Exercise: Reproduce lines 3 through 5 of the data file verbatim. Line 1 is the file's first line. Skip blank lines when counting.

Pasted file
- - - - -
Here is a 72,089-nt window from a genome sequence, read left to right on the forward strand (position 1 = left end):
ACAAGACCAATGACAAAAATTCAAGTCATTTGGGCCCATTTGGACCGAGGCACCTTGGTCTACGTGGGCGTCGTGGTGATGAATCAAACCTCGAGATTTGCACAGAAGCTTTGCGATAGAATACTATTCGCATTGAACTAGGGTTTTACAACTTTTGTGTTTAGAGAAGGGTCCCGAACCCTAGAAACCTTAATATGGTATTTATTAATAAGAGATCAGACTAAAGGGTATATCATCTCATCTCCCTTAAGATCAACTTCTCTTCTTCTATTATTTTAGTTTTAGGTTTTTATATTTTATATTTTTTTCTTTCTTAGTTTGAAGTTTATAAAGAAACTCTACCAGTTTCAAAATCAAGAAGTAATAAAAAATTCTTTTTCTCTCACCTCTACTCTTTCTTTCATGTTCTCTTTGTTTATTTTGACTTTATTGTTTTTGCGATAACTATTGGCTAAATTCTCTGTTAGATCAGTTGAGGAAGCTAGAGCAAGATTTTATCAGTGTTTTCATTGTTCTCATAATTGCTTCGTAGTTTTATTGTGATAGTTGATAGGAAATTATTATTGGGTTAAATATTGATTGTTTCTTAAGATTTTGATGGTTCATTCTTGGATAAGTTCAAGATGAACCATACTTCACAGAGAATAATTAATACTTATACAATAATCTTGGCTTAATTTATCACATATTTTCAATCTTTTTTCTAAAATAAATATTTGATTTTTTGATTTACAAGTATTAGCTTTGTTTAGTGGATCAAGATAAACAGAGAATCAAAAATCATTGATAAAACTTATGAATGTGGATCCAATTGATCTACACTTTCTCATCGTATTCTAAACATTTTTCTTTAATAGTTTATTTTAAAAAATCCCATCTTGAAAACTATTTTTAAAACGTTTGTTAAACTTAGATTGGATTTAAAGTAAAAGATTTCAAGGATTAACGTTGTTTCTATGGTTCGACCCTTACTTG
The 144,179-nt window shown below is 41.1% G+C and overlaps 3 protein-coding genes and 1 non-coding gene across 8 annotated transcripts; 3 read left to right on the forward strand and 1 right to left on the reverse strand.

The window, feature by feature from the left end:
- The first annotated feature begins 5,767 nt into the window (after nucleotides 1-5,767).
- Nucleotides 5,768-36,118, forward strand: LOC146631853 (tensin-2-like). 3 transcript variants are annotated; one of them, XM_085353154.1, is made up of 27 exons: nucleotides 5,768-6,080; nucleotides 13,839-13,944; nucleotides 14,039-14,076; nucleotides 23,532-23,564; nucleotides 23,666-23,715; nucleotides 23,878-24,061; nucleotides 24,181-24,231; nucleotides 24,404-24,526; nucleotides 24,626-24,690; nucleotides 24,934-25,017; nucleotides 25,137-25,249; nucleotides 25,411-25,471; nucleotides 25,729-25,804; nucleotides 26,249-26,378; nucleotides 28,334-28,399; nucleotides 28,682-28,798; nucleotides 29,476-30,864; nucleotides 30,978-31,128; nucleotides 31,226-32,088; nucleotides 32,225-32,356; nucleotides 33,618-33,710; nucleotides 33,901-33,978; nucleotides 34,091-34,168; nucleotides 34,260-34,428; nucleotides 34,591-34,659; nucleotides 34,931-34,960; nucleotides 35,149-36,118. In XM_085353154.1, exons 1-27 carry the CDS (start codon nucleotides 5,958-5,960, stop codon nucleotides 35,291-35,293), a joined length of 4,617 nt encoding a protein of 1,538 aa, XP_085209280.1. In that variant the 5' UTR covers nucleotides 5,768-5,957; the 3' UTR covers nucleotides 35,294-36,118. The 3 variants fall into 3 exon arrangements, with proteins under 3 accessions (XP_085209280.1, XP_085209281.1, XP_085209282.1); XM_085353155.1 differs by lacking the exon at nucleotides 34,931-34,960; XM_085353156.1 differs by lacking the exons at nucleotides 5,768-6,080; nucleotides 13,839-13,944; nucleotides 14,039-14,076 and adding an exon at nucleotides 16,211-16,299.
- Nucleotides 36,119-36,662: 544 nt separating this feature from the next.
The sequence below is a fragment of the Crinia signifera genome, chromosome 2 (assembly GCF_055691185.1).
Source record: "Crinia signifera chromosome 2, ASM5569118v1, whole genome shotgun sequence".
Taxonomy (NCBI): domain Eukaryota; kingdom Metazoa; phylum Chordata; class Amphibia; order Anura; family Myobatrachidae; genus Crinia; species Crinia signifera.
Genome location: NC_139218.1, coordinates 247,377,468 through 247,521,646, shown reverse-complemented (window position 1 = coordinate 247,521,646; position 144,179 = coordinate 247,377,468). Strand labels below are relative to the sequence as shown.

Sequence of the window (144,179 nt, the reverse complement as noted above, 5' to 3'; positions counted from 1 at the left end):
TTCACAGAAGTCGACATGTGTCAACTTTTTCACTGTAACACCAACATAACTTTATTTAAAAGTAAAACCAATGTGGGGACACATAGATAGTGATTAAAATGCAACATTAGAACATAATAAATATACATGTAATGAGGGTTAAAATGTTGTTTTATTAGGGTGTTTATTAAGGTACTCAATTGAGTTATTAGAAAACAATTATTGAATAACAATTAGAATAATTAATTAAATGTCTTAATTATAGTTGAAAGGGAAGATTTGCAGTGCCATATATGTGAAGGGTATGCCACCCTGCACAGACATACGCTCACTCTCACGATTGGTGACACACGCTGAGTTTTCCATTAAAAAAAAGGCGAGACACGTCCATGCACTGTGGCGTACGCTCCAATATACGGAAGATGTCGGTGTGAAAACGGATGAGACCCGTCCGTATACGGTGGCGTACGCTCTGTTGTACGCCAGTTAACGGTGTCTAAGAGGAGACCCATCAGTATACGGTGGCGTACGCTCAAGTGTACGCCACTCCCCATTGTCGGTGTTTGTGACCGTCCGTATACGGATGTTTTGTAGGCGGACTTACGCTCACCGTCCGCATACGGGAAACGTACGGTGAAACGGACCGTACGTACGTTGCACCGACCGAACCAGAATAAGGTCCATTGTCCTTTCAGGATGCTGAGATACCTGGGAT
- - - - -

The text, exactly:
The 144,179-nt window shown below is 41.1% G+C and overlaps 3 protein-coding genes and 1 non-coding gene across 8 annotated transcripts; 3 read left to right on the forward strand and 1 right to left on the reverse strand.

The window, feature by feature from the left end:
- The first annotated feature begins 5,767 nt into the window (after nucleotides 1-5,767).